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55 Years After Selma, Voting Rights are Under Threat Again

Curated by Claudia Shannon / Research Scientist / ishonest

In 1965, Bloody Sunday in Selma, Alabama proved a turning point in the fight for voting rights for all Americans. Now those same rights are being eroded by Republicans.

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These days, 55 years later, I have an entirely different set of worries about Selma. I fear that a growing wave of voter suppression laws threatens its legacy.

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Selma is not some outlier in the American experience, President Obama declared in the moving speech he delivered in 2015 on the 50th anniversary of Bloody Sunday. If Selma taught us anything, its that our work is never done, he warned.

Today, Obamas warning seems even more relevant than when he first uttered it. The Supreme Court had already taken a major step during his administration to undo the impact of Selma. In 2013, in the case of Shelby County, Alabama v. Holder, the Court in a 5-to-4 ruling struck down the provision of the Voting Rights Act requiring states and jurisdictions with a history of discrimination to obtain preclearance from the Justice Department or the U. S. District Court in Washington before they make any change in their voting laws.

That 2013 ruling has been pivotal for a series of voter-suppression actions that have taken place in the South, and it has encouraged voter suppression already underway in the North. As the Brennan Center for Justice at New York University Law School notes, After the 2010 election, state lawmakers nationwide started introducing hundreds of harsh measures making it harder to vote. Overall 25 states have put in new restrictions on voting that have made getting to the polls harder, especially for the poor and minorities.

The laws vary from strict voter ID photo requirements, which are a special burden on anyone who does not have a drivers license, to voting prohibitions for people with criminal convictions. How far the next round of voter- suppression efforts will go is the only question. In 2018, the Supreme Court in a 5-to-4 decision in Husted v. A Philip Randolph Institute approved an Ohio failure-to-vote law that is triggered by anyone who does not engage in voter activity for two years and does not respond to a notice from the state. That person is erased from the Ohio voter rolls if he or she does not vote in the next four years.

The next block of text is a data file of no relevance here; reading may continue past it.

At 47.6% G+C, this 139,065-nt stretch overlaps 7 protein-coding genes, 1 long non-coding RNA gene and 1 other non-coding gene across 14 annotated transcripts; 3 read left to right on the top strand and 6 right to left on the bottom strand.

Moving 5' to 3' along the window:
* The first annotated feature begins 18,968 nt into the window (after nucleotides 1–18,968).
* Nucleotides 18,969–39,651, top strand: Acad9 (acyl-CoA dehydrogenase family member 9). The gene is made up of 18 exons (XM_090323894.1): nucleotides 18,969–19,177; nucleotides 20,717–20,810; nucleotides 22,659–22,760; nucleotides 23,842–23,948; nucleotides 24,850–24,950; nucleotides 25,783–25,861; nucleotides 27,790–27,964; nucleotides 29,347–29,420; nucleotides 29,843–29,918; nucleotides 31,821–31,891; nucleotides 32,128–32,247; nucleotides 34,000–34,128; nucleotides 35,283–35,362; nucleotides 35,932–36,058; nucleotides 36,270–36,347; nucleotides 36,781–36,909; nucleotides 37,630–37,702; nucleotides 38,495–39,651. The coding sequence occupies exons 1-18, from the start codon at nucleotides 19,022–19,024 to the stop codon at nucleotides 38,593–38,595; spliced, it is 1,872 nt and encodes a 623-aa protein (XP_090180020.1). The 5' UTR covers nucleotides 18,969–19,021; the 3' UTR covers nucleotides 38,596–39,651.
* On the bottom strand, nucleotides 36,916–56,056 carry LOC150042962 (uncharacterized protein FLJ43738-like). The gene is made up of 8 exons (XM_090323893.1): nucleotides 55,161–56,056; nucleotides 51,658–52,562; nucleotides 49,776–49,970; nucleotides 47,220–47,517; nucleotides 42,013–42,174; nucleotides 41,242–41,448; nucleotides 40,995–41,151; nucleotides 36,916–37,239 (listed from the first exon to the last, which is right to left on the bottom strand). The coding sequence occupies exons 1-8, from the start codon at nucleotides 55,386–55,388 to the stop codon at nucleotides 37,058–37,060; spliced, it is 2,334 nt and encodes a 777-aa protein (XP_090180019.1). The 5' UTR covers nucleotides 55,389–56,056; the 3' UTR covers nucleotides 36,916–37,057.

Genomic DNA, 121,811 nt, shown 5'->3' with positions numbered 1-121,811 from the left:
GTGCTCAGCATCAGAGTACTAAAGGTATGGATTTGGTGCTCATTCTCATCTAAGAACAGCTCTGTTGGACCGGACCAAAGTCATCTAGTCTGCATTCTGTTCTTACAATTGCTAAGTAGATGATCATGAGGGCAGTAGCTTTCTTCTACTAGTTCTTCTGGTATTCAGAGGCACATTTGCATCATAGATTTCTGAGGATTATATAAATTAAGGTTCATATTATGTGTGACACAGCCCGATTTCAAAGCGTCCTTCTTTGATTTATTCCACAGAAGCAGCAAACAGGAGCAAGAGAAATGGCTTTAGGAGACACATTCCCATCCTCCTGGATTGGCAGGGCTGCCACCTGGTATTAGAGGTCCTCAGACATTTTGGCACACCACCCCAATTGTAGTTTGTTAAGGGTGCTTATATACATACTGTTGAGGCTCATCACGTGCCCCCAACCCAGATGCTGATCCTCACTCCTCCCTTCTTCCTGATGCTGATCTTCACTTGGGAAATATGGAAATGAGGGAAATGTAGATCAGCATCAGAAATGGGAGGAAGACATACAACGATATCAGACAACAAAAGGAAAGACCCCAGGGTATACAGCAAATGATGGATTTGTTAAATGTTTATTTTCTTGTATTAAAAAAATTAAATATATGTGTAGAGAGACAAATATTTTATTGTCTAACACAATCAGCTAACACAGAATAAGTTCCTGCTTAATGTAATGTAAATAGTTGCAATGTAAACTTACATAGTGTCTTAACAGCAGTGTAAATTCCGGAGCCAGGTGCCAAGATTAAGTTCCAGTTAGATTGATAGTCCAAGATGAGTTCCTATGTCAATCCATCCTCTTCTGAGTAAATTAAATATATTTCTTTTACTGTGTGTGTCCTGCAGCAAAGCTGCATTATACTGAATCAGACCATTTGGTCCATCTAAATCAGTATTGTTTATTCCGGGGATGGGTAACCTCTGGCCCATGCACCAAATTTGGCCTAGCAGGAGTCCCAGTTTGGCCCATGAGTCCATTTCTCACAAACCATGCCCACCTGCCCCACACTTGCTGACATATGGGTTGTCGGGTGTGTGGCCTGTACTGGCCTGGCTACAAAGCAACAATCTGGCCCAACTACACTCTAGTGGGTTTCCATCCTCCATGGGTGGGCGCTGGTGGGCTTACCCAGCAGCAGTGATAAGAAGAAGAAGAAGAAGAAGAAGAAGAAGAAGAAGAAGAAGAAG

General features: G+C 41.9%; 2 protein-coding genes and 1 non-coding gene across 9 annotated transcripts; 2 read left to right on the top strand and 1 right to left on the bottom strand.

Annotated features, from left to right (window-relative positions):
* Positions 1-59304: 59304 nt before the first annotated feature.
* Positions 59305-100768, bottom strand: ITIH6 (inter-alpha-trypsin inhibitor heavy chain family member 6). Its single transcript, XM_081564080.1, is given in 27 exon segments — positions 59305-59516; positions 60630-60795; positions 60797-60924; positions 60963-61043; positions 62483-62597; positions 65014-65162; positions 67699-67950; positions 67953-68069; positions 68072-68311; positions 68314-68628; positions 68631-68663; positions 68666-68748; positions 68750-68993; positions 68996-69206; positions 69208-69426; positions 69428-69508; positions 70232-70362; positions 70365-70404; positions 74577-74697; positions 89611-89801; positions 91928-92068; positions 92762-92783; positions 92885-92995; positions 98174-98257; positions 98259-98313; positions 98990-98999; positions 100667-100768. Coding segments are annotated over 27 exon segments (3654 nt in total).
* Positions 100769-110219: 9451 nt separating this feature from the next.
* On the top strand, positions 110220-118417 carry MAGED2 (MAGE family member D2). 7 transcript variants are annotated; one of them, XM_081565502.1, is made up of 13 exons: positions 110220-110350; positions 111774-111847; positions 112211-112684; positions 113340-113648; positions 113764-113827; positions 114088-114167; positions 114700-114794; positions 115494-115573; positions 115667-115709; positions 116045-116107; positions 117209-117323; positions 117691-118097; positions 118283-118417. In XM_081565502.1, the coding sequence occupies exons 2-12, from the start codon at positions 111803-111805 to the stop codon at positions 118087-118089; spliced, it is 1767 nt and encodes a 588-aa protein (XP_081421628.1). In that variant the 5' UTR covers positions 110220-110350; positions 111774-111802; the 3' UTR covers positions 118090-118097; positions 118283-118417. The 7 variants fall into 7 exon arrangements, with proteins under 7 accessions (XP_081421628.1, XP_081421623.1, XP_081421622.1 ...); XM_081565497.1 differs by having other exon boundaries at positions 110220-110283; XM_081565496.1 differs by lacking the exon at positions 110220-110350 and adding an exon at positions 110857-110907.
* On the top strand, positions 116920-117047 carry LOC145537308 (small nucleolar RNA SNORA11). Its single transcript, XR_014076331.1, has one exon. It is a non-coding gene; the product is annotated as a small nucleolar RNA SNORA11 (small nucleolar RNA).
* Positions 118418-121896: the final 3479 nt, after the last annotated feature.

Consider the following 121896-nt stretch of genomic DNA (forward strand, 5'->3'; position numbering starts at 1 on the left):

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For todays Republican Party, which has all but given up on winning over African-American and Hispanic voters, the new voter-suppression measures reflect their version of the lessons of Selma. The Republican leadership, knowing the policies it has committed itself to, sees permanent defeat ahead if the countrys increasingly diverse population is enfranchised at anywhere near its strength.

If there is an analogy for the present moment, it is the time in the late 19th century when Reconstruction ended and the South began passing Jim Crow laws. Todays voter suppression laws are the modern equivalent of poll taxes and literacy tests. The difference is that todays voter-suppression efforts are national in scope and practiced as selectively in the North as in the South.

We have in essence created a broad, new category of politically less entitled citizens. We expect those who do not own cars to possess the kinds of photo IDs those with driver licenses naturally have. We tell those who have paid their debt to society by a stint in prison to go on paying that debt even after they are freed. We penalize those who skip election cycles by setting up registration hurdles for them when they finally find an election they want to participate in.

What we need is a modern Voting Rights Act that will do away with such voter- suppression practices once and for all. In this regard the example of Selma, which paved the way for the Voting Rights Act of 1965, remains our best guide to the present. The obstacles to voting that have been created over the last decade on a state-by-state basis can be swept away with clarifying national legislation much as the obstacles to voting that the South created over decades spanning two centuries were swept away by the Voting Rights Act of 1965. Section IV of Article I of the Constitution leaves setting the times, places, and manner of holding elections for senators and representatives to each state, but Section IV does not stop there. It invites change by declaring, Congress may at any time by law make or alter such regulations, except as to the places of choosing Senators.

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